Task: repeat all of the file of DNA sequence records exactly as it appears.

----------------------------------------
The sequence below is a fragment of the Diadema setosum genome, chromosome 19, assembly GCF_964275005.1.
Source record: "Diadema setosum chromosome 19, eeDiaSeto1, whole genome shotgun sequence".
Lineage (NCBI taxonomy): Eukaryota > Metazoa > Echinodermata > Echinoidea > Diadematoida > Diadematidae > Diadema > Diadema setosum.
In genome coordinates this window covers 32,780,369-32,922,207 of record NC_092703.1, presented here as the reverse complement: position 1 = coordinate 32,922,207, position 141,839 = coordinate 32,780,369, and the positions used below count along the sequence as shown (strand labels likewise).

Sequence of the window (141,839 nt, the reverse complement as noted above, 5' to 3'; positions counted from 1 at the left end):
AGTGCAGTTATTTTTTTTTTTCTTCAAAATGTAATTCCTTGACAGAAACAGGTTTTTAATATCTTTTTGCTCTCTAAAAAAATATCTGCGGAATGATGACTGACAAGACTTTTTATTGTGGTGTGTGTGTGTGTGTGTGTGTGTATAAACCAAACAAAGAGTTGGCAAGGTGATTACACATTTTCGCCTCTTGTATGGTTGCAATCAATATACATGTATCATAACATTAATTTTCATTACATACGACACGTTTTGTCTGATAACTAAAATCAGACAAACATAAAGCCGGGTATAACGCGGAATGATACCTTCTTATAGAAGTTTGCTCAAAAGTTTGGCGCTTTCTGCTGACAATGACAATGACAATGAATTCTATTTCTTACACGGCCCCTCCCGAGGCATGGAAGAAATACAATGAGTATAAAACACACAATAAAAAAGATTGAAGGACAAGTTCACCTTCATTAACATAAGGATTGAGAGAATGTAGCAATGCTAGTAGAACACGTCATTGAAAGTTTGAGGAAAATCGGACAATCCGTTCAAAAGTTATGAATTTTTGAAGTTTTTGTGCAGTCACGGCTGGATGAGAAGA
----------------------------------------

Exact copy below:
The sequence below is a fragment of the Diadema setosum genome, chromosome 19, assembly GCF_964275005.1.
Source record: "Diadema setosum chromosome 19, eeDiaSeto1, whole genome shotgun sequence".
Lineage (NCBI taxonomy): Eukaryota > Metazoa > Echinodermata > Echinoidea > Diadematoida > Diadematidae > Diadema > Diadema setosum.
In genome coordinates this window covers 32,780,369-32,922,207 of record NC_092703.1, presented here as the reverse complement: position 1 = coordinate 32,922,207, position 141,839 = coordinate 32,780,369, and the positions used below count along the sequence as shown (strand labels likewise).

Sequence of the window (141,839 nt, the reverse complement as noted above, 5' to 3'; positions counted from 1 at the left end):
AGTGCAGTTATTTTTTTTTTTCTTCAAAATGTAATTCCTTGACAGAAACAGGTTTTTAATATCTTTTTGCTCTCTAAAAAAATATCTGCGGAATGATGACTGACAAGACTTTTTATTGTGGTGTGTGTGTGTGTGTGTGTGTGTATAAACCAAACAAAGAGTTGGCAAGGTGATTACACATTTTCGCCTCTTGTATGGTTGCAATCAATATACATGTATCATAACATTAATTTTCATTACATACGACACGTTTTGTCTGATAACTAAAATCAGACAAACATAAAGCCGGGTATAACGCGGAATGATACCTTCTTATAGAAGTTTGCTCAAAAGTTTGGCGCTTTCTGCTGACAATGACAATGACAATGAATTCTATTTCTTACACGGCCCCTCCCGAGGCATGGAAGAAATACAATGAGTATAAAACACACAATAAAAAAGATTGAAGGACAAGTTCACCTTCATTAACATAAGGATTGAGAGAATGTAGCAATGCTAGTAGAACACGTCATTGAAAGTTTGAGGAAAATCGGACAATCCGTTCAAAAGTTATGAATTTTTGAAGTTTTTGTGCAGTCACGGCTGGATGAGAAGA